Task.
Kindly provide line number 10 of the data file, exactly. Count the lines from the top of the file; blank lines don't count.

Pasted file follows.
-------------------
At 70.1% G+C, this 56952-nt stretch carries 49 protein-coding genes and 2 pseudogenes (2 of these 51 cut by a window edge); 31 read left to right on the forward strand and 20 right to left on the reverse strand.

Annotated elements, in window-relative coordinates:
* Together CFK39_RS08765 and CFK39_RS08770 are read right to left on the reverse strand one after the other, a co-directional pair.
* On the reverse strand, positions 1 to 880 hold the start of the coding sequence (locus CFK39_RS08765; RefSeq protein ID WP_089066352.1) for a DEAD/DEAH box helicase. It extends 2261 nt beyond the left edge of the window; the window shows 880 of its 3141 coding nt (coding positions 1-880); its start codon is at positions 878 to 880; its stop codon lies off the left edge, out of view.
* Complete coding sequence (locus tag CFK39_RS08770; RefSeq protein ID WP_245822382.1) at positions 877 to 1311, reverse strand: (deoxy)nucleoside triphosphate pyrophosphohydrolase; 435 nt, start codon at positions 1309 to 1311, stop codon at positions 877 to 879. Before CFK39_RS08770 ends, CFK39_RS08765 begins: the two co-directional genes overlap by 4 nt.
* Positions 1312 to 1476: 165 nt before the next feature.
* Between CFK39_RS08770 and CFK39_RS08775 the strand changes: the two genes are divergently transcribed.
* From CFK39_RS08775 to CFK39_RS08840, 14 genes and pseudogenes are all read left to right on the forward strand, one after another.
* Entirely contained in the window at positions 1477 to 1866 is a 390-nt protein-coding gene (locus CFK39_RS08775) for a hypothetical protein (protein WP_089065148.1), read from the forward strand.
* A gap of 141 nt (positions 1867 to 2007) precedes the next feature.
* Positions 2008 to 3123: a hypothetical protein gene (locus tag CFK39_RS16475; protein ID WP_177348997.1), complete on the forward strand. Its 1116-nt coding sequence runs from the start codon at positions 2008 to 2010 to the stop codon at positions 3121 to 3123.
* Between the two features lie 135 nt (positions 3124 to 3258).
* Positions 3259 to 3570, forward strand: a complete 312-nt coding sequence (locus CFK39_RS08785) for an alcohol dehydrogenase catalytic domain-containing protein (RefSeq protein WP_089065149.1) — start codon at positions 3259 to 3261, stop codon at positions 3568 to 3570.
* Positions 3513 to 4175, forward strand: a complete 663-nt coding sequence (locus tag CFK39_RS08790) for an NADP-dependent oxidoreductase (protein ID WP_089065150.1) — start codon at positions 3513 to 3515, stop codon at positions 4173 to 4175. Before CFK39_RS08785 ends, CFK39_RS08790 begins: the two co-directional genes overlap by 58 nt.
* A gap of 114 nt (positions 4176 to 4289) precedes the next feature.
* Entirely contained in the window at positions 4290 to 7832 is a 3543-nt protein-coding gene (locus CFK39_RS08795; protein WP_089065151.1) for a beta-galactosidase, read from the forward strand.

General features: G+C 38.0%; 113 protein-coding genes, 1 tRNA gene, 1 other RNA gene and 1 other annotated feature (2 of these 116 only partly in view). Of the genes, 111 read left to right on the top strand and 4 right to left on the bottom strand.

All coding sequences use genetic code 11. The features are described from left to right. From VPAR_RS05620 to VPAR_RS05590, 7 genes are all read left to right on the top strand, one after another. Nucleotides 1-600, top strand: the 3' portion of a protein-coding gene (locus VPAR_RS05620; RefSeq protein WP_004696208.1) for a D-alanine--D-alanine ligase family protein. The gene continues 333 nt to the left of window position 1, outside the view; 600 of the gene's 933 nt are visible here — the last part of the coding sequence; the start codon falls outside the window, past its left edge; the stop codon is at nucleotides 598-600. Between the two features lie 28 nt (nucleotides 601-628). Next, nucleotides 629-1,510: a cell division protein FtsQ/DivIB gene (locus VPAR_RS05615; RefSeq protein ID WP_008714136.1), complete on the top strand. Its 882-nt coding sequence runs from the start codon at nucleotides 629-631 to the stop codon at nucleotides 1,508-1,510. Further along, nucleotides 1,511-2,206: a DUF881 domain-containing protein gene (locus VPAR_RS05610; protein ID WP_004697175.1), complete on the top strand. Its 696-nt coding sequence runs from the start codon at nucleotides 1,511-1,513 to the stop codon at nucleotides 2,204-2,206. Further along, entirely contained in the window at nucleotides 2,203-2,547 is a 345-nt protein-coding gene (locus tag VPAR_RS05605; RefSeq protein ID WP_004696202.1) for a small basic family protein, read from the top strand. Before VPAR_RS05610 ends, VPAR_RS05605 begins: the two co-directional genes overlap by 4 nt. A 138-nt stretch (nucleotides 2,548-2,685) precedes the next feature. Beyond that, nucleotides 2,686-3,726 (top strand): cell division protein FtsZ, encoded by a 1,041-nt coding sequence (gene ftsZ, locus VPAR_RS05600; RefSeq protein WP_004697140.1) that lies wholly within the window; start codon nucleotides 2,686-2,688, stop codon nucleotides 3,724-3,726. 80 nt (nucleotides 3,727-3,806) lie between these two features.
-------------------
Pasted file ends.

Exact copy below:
* A gap of 141 nt (positions 1867 to 2007) precedes the next feature.